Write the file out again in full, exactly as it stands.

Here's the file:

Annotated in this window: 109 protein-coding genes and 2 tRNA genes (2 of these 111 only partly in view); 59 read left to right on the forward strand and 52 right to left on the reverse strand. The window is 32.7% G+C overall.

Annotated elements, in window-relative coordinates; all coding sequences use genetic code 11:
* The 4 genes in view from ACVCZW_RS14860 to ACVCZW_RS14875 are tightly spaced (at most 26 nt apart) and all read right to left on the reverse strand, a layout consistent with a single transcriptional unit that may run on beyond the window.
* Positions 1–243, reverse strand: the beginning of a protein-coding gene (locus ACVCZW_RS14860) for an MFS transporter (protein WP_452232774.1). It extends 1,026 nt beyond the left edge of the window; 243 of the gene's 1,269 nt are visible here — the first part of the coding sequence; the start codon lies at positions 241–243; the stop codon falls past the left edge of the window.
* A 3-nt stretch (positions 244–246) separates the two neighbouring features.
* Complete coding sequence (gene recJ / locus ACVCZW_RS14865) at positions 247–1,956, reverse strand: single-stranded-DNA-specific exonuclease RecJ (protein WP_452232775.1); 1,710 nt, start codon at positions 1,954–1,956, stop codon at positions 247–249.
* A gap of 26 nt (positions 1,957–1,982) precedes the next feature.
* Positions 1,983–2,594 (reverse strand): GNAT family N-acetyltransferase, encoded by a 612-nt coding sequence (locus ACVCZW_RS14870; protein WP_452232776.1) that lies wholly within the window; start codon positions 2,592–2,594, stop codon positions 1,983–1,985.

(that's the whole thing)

Annotated in this window: 109 protein-coding genes and 2 tRNA genes (2 of these 111 only partly in view); 59 read left to right on the forward strand and 52 right to left on the reverse strand. The window is 32.7% G+C overall.

Annotated elements, in window-relative coordinates; all coding sequences use genetic code 11:
* The 4 genes in view from ACVCZW_RS14860 to ACVCZW_RS14875 are tightly spaced (at most 26 nt apart) and all read right to left on the reverse strand, a layout consistent with a single transcriptional unit that may run on beyond the window.
* Positions 1–243, reverse strand: the beginning of a protein-coding gene (locus ACVCZW_RS14860) for an MFS transporter (protein WP_452232774.1). It extends 1,026 nt beyond the left edge of the window; 243 of the gene's 1,269 nt are visible here — the first part of the coding sequence; the start codon lies at positions 241–243; the stop codon falls past the left edge of the window.
* A 3-nt stretch (positions 244–246) separates the two neighbouring features.
* Complete coding sequence (gene recJ / locus ACVCZW_RS14865) at positions 247–1,956, reverse strand: single-stranded-DNA-specific exonuclease RecJ (protein WP_452232775.1); 1,710 nt, start codon at positions 1,954–1,956, stop codon at positions 247–249.
* A gap of 26 nt (positions 1,957–1,982) precedes the next feature.
* Positions 1,983–2,594 (reverse strand): GNAT family N-acetyltransferase, encoded by a 612-nt coding sequence (locus ACVCZW_RS14870; protein WP_452232776.1) that lies wholly within the window; start codon positions 2,592–2,594, stop codon positions 1,983–1,985.